The Ackland Museum Store has brought the bustling marketplaces of Tokyo to Chapel Hill.
Complementing the Ackland Art Museum’s ongoing “A Season of Japan,” the store opened a Japanese market last Tuesday.
“A Season of Japan” market
Dates: Today through Dec. 31
Location: Ackland Museum Store
The market will be selling authentic Japanese products, crafts and artwork until December.
Alice Southwick, manager of the store, said the various items are an exciting combination of traditional and contemporary, reflecting the rich Japanese culture.
Southwick said the museum’s “A Season of Japan” inspired her to organize the market.
“We wanted to share in the excitement generated from the exhibit as well as feature the designs of another culture,” she said.
The Japanese market will feature the artwork and craftsmanship of local artists.
Vidabeth Bensen, an artist based in the Triangle, has some of her hand-screened prints for sale in the store.
Bensen said her artwork is inspired by her travels overseas — including 12 years when she lived in Japan in the ’80s and ’90s.
Available as note cards and small posters, Bensen’s prints depict traditional wedding kimonos and village landscapes that she derived from sketches she drew during her time in Okinawa and Tokyo, Japan.
Bensen worked as an art teacher while living in Japan and would draw sketches of everyday life in Japan, which she says still influences her work today.
“All my work has a flavor of Japan; it just seeps in unconsciously,” she said.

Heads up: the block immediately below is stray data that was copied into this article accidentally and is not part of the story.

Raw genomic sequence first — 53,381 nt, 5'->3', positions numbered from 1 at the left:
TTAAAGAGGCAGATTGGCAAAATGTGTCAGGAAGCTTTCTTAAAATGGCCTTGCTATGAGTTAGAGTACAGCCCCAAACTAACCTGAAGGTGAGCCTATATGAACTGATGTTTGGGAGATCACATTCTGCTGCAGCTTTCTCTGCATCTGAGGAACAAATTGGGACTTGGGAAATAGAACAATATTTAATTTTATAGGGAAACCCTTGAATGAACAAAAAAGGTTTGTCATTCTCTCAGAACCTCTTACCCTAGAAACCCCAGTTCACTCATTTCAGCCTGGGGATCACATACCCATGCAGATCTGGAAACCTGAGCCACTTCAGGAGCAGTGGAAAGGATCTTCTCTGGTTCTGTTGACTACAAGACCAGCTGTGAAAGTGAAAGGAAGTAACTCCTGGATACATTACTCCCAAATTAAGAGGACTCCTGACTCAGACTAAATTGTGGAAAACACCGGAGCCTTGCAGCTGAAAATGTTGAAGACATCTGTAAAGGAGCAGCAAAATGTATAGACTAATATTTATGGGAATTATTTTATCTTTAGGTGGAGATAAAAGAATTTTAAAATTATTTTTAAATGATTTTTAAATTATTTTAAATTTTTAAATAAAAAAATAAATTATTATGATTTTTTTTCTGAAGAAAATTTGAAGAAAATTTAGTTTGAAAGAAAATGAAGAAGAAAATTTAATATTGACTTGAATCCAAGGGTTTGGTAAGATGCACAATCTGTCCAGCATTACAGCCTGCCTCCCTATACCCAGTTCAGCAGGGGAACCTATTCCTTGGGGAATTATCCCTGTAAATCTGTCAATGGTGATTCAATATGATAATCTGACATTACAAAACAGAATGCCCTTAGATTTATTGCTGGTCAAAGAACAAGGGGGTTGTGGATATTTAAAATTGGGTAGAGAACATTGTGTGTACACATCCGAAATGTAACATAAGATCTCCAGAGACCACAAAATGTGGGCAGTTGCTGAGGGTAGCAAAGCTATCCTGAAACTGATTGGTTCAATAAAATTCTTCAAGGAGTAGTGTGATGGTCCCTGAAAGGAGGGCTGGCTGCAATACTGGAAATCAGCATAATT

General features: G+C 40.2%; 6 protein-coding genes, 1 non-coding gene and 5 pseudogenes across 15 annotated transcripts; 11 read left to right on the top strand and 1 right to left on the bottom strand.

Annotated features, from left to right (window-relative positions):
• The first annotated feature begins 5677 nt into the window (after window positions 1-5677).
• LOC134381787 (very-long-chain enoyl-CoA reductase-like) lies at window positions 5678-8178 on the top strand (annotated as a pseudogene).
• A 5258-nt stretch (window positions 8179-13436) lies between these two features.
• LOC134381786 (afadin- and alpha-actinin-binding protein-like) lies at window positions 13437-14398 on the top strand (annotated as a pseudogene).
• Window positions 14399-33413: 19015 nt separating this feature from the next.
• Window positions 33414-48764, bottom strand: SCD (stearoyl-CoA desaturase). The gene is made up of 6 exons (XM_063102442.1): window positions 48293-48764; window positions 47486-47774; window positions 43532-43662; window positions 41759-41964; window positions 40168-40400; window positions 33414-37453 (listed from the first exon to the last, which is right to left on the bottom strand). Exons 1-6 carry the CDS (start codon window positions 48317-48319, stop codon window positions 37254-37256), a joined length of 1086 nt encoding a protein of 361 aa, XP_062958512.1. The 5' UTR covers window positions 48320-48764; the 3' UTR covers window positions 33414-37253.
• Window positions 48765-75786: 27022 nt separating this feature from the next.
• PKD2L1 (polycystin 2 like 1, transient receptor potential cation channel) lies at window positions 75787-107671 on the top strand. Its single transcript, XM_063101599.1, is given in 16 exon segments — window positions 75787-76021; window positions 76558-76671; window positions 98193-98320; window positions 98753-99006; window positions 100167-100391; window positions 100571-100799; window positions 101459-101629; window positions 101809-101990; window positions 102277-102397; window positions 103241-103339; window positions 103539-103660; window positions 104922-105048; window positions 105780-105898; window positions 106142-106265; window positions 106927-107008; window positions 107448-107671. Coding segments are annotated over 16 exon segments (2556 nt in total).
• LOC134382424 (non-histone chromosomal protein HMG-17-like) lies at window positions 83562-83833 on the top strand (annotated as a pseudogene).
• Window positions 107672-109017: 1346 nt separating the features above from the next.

The market also features hand-sculpted tea bowls made specifically for the market. They were made by Takuro Shibata, a Japanese-American based in Seagrove, N.C.
Some of the more traditional items available include “tenugui,” which are delicate hand-screened towels that Japanese women use both as headscarves and home decorations.
“The pieces themselves are contemporary in nature, but they’re a part of old crafts,” Southwick said.
Also in the market are “tabi socks,” which have an individual space for the big toe. This is so they can be worn with “geta,” a type of traditional Japanese flip-flop.
Southwick said she hopes the Japanese market will be a success so the store can do more special cross-promotions in the future.
Melinda Rittenhouse, assistant manager of the store, said the prices of items in the market range from affordable to high-end.
“Some things are fun and quirky and some are more sophisticated,” she said.
“There is something here for everyone of all tastes.”
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